Japanese Bento

Take a look at the menu for a traditional Japanese lunch, known as bento. Bento usually features Japanses cuisines like shiitake dashi, braised gobo, and rice balls.


| Summer 2014



bento dinner

From top left, clockwise: farmhouse nishimi, carrot and daikon salad, braised gobo, monk's loaf, marinated spinach, grilled eggplant skewers with pickled ginger and wasabi, simmered shitake, vinegared rice balls (center), and yakisoba.

Photo courtesy Jeff Nekola/Linda Fey

We all must eat. But, how we do so informs not only about culture and human history, but also the soil, geology, climate, landscape, and ecological communities within which we live. To understand why certain people eat the way they do, one must step back to consider this whole system as well as its many parts. The unique, beautiful, and delicious Japanese cuisine is one such example of a foodway tied intimately to its culture and the landscape in which it evolved.

The main part of the Japanese archipelago extends over 1,200 miles from the north tip of Hokkaido (roughly the same latitude as Sturgeon Bay, Wisconsin) to the Tokara Islands off the south coast of Kyushu (roughly the same latitude as New Orleans, Louisiana). The land that makes up Japan has formed at the juncture of the Pacific, North American, Eurasian, and Philippine plates, and is a result are subject to not only frequent large earthquakes and volcanism, but associated tsunamis along the coast and landslides in the interior. Japan is also subject to tropical cyclones (typhoons) with their associated high winds, heavy rain, flash floods and even more landslides. 

The first people who settled in Japan were largely hunter-gatherers that lived much like the cultures of the Pacific Northwest in North America, and largely subsisted off the abundant fish, shellfish, and seaweed in the Pacific. Permanent agriculture gradually developed with Japanese, Korean, and northern Chinese agriculturalists domesticating a number of local plants including various millets, tubers and radishes, cabbage, adzuki beans, great burdock, soybeans, buckwheat, bunching onions, peaches and persimmons. The relatively mild climate, abundant moisture, and rich soils derived from volcanic eruptions allowed Japanese farmers to produce a diverse and abundant larder from which to feed their people.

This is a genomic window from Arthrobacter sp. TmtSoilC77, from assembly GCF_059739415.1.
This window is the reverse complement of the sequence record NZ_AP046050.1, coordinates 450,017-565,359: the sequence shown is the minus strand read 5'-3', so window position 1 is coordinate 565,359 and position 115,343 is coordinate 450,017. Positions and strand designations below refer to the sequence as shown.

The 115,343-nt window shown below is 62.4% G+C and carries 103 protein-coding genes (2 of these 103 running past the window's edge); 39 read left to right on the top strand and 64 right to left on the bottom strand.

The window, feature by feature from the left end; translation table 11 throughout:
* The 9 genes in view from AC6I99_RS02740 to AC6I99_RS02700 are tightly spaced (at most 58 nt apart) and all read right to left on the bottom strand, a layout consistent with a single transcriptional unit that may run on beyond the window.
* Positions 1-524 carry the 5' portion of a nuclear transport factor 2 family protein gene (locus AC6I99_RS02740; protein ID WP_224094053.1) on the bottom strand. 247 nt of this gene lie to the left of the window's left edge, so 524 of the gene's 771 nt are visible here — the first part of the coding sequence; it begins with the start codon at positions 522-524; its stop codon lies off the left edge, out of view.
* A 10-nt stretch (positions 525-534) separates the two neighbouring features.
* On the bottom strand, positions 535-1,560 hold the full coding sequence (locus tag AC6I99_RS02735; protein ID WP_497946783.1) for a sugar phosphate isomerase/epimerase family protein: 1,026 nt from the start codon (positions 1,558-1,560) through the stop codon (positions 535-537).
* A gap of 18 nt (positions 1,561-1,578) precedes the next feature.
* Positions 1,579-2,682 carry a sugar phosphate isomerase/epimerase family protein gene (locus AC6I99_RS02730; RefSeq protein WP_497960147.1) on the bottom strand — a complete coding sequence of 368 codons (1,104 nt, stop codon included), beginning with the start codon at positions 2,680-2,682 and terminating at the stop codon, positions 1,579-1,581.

If there is one single book you should read about Japanese agriculture, we recommend the One Straw Revolution by Masanobu Fukuoka, which relates how traditional Japanese culture addresses the growing of food and tending of fields, and makes a strong case that we must do a better job of feeding ourselves.

The indigenous belief system of the Japanese is Shinto, which honors the spirit present in all things, whether living or not. It is common to see shrines honoring the local spirits of place, whether it be a riverside, forest grove, roadside, or even an alcove in a shopping mall. Because of the dynamic nature of Japan’s environment, any place could be completely wiped clean in a moment from any number of natural calamities. As a result, wabi-sabi — the acceptance and appreciation of transience — became a guiding principle of Shinto. In fact, one of the most sacred Shinto shrines, at Ise in Mie Prefecture, is completely dismantled and rebuilt every 20 years. The Japanese are thus able to take their unsettled environment in stride. 

Local Cuisine

It should not be surprising that one of the guiding principles of Japanese food is that it reflects the local environment and seasons. A millennium before “fresh and local” became the buzzwords in the United States, Japanese cooks insisted on using only the freshest and purest local ingredients, served only when in season at their very height of quality, and in simple ways that allow their true essences to be expressed.





elderberry, echinacea, bee hive

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